November had not been a good month for the EU and the results of its ultra-defensive border policies.

While the major problems had been caused by the UK, Denmark, Poland, and Hungary (and at times also Spain) refusing to back a common EU policy and approach, which in turn led individual states to behave as if they had forgotten they were members of the richest political bloc in human history, throwing up fences at their borders as if the Renaissance and Enlightenment had never happened, there were other culprits.

Germany and Sweden, for example, who had worked extraordinarily hard to accommodate refugees, were far too swift, in the face of objection by the four (and sometimes five) named states, to drop everything, and draft the EU/Turkey Deal, erecting prison camps and changing the Turkish coastguard into a sea militia to prevent people reaching the EU from the East.

And nor were governments in most other states helping. They voted in favour of the Deal despite its manifest moral and practical failings, and in Italy, when the EU also refused to offer it any help while more than 450,000 refugees arrived by sea in three years, the government refused to argue against the active lies and negativity towards human beings shown by the state’s populists and far-Right.

There was an opportunity for politicians and ngos to unite, in Italy and elsewhere, to make the point that assisting people to escape death is not just the right thing to do in a moral sense (though it is) but that it can also be of immense benefit to societies in terms of economics and advancement. Instead many on both sides (and almost all politicians) stepped aside and allowed the floor to be taken by the far-Right: racists and nationalists now set, and controlled the debate, and EU and individual government policy strove to ‘meet them halfway’ even though that halfway point was the unnecessary death of some innocent people, rather than the deliberate ethnic cleansing of Europe as a whole.

And so what should have been the final nail in the coffin for Europe’s policy of stopping refugees from crossing its borders, was instead allowed to pass with, at most, a wistful sigh in some Left-leaning newspapers.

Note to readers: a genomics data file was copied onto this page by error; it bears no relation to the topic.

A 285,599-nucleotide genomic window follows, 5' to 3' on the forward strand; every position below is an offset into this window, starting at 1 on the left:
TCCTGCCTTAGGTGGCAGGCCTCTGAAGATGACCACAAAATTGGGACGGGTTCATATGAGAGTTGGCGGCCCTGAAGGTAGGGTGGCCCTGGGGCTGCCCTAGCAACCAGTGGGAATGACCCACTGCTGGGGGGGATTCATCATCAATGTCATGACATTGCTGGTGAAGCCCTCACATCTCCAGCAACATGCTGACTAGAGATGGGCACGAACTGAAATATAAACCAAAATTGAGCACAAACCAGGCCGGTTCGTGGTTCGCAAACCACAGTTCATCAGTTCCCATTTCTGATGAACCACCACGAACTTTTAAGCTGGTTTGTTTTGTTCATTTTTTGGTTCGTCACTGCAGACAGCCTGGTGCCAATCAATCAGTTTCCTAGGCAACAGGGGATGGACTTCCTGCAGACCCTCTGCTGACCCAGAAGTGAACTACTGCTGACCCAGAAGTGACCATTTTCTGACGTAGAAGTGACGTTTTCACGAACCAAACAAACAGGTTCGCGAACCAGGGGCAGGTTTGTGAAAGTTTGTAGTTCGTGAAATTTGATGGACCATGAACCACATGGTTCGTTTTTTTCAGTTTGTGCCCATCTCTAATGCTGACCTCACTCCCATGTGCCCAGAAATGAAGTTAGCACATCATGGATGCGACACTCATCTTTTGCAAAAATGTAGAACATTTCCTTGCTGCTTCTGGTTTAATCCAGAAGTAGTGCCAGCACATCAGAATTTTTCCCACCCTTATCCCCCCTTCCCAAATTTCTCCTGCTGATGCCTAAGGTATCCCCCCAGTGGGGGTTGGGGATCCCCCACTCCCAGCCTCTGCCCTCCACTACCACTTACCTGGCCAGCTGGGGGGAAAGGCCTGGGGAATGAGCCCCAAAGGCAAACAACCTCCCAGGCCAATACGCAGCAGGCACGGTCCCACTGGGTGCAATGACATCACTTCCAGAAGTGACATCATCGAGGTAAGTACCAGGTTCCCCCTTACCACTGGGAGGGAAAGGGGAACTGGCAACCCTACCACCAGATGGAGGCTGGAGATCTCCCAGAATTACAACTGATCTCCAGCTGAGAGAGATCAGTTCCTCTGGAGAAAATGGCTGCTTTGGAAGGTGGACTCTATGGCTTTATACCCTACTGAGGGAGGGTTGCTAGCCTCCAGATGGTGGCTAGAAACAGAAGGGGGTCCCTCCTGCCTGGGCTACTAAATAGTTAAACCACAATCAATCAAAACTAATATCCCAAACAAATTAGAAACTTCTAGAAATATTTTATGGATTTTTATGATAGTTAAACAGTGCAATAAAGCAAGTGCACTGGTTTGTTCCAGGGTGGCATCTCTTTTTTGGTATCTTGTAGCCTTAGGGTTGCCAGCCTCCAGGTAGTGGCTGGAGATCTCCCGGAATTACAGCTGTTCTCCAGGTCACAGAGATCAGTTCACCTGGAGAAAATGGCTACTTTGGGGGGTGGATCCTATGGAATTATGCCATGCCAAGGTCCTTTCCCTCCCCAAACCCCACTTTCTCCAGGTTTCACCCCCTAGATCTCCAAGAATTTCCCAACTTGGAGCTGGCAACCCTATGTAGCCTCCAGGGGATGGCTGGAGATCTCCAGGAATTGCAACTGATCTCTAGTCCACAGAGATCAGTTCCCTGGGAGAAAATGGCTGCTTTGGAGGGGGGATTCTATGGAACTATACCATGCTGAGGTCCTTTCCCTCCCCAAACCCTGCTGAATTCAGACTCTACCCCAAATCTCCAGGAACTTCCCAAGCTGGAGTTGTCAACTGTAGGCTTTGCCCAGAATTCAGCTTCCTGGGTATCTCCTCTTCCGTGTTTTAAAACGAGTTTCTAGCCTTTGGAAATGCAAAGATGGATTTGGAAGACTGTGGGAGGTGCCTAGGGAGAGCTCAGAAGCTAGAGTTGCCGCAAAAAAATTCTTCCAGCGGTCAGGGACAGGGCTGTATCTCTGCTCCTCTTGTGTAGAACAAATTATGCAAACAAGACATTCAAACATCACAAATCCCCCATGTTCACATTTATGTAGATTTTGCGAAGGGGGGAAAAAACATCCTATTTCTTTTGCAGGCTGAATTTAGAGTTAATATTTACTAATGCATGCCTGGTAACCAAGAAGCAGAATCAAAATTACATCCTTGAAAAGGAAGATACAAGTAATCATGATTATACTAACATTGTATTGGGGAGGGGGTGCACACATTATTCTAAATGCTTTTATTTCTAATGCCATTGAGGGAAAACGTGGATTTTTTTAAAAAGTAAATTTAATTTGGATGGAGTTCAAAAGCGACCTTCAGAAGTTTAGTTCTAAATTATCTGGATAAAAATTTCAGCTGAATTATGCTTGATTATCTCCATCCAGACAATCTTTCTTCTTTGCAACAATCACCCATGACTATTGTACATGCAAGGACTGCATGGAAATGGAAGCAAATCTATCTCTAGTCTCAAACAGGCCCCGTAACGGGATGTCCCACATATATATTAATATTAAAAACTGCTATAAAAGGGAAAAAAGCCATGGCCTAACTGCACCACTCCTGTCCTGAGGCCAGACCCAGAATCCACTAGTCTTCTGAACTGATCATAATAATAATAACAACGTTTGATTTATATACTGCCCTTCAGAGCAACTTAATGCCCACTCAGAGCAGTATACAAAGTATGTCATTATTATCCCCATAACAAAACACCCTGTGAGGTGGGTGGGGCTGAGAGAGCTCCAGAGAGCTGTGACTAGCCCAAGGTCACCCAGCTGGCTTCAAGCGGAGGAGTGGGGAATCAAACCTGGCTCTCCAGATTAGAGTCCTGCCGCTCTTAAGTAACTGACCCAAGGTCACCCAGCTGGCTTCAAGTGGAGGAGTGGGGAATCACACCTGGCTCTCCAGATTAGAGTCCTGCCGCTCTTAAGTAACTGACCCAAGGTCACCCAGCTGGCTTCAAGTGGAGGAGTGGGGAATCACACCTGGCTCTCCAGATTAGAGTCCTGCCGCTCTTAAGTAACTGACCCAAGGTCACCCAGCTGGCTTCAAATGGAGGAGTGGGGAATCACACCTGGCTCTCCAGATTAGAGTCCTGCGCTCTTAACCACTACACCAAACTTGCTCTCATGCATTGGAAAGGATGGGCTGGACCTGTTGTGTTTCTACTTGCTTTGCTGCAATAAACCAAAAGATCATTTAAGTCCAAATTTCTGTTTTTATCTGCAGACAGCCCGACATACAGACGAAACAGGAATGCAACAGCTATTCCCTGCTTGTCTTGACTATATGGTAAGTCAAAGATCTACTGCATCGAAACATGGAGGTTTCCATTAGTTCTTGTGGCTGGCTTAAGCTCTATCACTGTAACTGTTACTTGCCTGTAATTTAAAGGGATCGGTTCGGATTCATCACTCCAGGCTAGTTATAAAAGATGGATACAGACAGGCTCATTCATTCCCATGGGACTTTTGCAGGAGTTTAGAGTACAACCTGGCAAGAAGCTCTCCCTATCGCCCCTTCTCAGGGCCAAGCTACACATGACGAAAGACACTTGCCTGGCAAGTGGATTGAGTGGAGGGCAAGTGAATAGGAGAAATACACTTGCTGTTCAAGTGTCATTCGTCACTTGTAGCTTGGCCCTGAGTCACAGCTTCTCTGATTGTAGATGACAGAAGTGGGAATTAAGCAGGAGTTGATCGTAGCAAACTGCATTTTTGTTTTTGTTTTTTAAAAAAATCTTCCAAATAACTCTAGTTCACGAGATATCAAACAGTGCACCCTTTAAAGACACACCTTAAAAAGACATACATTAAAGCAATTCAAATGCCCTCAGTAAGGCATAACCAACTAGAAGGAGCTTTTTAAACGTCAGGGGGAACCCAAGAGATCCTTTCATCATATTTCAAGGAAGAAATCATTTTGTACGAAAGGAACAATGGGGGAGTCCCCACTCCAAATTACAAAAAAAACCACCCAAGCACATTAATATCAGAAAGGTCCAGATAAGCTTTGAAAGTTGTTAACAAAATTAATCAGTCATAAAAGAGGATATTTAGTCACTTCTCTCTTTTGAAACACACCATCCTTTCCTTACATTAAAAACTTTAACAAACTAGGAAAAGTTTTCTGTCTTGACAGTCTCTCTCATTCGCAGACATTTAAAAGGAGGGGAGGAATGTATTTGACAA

The world's deadliest border

On 26 November, IOM and the European University Institute issued a report, ‘Four Decades of Cross-Mediterranean Undocumented Migration to Europe’ recording that 33,761 refugees had (to June 2017) died attempting to cross the Mediterranean since 2000, making Europe’s the world’s deadliest border.

It is entirely inescapable that the reason for this is fundamentally that the EU has done almost everything within its power to prevent people from reaching its borders. It could have attempted almost any other approach, such as offering transportation and processing people’s asylum requests in Europe.

Even doing nothing would have caused fewer deaths. Instead, it has dedicated time and money to forcing sea rescue services in Libya and Turkey to using all means possible to stop people, and has taken extraordinary measures to prevent humanitarians from rescuing innocent men, women and children.

At the same time, the far-Right was allowed to operate on the Mediterranean, and in most EU states, unchallenged and unopposed by most politicians across the continent.

As noted, despite the seriousness of the report, and the thousands of deaths on its hands, the EU and its member states did not change direction. Instead, on 13 December, European Council President Donald Tusk proposed a budget line for the EU from 2021 aimed at ‘stemming illegal immigration’. That is, to commit to paying governments to keep refugees in states where we know they are beaten, raped, tortured and killed.

While European Migration Commissioner Dimitris Avramopoulos described his plan as ‘unacceptable’ and ‘anti-European’, saying: ‘(Tusk’s proposal) denies, it ignores, all the work that we have done during the past three years. It undermines one of the main pillars of the European project, the principal of solidarity. Solidarity cannot be cherry-picked,’ the sad fact is that in fact, Tusk’s plan, rather than Avramopoulos’ criticism of it, is far more in keeping with the EU’s standard policies on refugees to date.